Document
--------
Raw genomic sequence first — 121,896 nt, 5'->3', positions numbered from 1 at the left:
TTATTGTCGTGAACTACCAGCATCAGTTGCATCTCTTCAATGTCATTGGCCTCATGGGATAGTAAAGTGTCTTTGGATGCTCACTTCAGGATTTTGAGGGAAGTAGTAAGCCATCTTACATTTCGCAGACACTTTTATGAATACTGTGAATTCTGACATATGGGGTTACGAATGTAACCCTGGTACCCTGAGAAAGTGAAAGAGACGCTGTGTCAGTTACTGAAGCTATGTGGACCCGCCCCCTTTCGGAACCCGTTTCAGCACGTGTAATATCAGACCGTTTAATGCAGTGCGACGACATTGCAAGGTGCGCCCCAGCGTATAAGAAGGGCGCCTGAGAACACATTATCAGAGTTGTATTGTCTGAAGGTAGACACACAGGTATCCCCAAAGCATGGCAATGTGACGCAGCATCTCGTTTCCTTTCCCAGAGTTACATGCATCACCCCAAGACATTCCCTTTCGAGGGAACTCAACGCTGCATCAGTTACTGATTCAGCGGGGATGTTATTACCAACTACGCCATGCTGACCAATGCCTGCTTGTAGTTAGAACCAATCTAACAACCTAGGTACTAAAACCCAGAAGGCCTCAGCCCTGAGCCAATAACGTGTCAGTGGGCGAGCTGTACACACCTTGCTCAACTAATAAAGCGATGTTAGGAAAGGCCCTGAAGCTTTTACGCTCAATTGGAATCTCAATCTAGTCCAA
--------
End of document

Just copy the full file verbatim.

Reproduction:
Raw genomic sequence first — 121,896 nt, 5'->3', positions numbered from 1 at the left:
TTATTGTCGTGAACTACCAGCATCAGTTGCATCTCTTCAATGTCATTGGCCTCATGGGATAGTAAAGTGTCTTTGGATGCTCACTTCAGGATTTTGAGGGAAGTAGTAAGCCATCTTACATTTCGCAGACACTTTTATGAATACTGTGAATTCTGACATATGGGGTTACGAATGTAACCCTGGTACCCTGAGAAAGTGAAAGAGACGCTGTGTCAGTTACTGAAGCTATGTGGACCCGCCCCCTTTCGGAACCCGTTTCAGCACGTGTAATATCAGACCGTTTAATGCAGTGCGACGACATTGCAAGGTGCGCCCCAGCGTATAAGAAGGGCGCCTGAGAACACATTATCAGAGTTGTATTGTCTGAAGGTAGACACACAGGTATCCCCAAAGCATGGCAATGTGACGCAGCATCTCGTTTCCTTTCCCAGAGTTACATGCATCACCCCAAGACATTCCCTTTCGAGGGAACTCAACGCTGCATCAGTTACTGATTCAGCGGGGATGTTATTACCAACTACGCCATGCTGACCAATGCCTGCTTGTAGTTAGAACCAATCTAACAACCTAGGTACTAAAACCCAGAAGGCCTCAGCCCTGAGCCAATAACGTGTCAGTGGGCGAGCTGTACACACCTTGCTCAACTAATAAAGCGATGTTAGGAAAGGCCCTGAAGCTTTTACGCTCAATTGGAATCTCAATCTAGTCCAA